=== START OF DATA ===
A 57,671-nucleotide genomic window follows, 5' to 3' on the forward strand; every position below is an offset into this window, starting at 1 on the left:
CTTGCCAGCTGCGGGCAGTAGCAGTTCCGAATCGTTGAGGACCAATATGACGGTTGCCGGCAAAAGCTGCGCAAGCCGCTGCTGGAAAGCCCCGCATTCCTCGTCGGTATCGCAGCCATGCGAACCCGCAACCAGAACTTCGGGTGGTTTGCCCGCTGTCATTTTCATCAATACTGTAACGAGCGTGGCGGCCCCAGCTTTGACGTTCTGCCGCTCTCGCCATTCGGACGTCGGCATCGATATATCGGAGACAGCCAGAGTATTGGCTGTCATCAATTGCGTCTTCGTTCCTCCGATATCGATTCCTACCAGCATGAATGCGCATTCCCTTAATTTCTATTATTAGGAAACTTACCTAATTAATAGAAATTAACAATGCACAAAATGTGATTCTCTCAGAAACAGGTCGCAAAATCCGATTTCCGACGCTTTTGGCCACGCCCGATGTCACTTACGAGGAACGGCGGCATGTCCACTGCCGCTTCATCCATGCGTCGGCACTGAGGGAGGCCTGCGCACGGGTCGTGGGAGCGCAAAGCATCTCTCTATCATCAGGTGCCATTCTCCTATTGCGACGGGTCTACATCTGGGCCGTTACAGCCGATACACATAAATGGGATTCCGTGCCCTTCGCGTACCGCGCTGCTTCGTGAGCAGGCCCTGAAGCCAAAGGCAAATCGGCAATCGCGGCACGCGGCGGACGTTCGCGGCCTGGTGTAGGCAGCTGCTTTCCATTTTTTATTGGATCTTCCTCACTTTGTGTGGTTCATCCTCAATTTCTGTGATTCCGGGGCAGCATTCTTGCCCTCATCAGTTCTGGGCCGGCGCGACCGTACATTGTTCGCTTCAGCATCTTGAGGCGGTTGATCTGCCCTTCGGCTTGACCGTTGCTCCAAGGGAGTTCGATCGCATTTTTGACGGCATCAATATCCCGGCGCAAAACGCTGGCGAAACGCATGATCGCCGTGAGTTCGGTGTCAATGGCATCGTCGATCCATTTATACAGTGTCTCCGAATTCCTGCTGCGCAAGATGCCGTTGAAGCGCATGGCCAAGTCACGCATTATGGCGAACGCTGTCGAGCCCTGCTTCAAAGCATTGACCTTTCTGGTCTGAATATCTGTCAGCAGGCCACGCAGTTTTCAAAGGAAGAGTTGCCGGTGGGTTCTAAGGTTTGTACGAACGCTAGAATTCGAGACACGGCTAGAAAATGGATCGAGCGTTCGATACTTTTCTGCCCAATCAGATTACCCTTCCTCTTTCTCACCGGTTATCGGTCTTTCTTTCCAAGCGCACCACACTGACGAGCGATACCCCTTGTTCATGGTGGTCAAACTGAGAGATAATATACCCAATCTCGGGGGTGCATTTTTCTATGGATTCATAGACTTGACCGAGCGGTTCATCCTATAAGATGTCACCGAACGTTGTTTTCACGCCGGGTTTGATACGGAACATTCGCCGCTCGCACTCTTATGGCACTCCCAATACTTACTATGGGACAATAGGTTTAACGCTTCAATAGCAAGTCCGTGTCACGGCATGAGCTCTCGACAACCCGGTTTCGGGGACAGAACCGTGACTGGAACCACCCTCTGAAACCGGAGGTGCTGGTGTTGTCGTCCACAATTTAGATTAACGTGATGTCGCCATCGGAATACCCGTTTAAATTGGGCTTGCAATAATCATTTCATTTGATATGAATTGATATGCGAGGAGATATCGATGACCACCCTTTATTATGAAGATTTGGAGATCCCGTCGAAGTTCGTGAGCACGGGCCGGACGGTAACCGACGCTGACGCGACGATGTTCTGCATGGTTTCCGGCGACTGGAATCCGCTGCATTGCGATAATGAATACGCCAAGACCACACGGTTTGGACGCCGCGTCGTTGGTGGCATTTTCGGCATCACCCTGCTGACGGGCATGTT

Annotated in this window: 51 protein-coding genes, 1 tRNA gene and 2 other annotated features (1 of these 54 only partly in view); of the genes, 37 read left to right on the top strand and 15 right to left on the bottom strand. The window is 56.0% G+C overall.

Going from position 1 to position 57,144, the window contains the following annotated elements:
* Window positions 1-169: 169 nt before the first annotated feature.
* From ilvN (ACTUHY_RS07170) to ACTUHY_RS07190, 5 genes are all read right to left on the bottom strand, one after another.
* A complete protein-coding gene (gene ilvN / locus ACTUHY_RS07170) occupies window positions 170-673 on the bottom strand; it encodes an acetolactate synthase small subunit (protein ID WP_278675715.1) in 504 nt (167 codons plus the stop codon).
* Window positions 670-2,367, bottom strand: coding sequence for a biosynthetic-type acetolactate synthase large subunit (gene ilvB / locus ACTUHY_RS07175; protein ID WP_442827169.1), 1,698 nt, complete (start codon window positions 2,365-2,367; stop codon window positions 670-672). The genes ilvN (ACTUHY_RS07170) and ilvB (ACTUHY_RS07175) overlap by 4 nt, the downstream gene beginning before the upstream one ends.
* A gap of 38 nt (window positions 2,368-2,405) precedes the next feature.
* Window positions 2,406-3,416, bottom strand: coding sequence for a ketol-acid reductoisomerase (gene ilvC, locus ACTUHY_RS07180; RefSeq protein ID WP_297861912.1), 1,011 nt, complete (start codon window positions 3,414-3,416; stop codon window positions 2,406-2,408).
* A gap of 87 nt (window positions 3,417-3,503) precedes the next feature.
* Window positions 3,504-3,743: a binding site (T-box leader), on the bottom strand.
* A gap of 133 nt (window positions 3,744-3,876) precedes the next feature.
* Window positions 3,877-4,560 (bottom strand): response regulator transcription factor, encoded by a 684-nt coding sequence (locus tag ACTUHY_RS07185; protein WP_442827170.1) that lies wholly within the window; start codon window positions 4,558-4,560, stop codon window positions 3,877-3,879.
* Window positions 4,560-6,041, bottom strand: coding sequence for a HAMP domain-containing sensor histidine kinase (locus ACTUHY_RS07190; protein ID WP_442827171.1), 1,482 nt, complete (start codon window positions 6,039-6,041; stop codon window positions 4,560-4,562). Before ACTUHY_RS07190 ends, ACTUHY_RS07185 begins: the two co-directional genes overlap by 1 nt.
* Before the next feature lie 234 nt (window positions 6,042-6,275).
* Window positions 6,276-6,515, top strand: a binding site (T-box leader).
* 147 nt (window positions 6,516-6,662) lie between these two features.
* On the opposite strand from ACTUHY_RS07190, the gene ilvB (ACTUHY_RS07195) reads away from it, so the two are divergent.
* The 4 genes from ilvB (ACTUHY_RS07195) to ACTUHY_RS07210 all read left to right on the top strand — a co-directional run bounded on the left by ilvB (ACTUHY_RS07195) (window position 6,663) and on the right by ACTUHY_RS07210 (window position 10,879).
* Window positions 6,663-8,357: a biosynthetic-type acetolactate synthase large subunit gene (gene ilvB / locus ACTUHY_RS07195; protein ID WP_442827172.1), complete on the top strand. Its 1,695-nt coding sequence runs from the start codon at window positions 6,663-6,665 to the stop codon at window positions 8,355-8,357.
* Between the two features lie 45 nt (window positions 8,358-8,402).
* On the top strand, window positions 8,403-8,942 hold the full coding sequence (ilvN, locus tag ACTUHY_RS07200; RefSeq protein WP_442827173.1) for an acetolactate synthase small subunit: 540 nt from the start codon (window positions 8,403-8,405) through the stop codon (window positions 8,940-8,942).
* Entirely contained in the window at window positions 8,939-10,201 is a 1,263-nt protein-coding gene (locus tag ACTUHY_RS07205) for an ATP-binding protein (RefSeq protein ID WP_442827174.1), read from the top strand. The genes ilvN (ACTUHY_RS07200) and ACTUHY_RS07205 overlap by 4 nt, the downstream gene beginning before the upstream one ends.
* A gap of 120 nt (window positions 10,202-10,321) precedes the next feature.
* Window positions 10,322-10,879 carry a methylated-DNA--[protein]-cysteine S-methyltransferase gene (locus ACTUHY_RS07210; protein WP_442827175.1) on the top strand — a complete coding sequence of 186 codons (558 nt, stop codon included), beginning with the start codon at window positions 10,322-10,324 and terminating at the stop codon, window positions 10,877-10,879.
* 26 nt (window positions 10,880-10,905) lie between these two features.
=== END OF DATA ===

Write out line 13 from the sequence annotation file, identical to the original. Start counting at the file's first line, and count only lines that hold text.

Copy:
* A gap of 133 nt (window positions 3,744-3,876) precedes the next feature.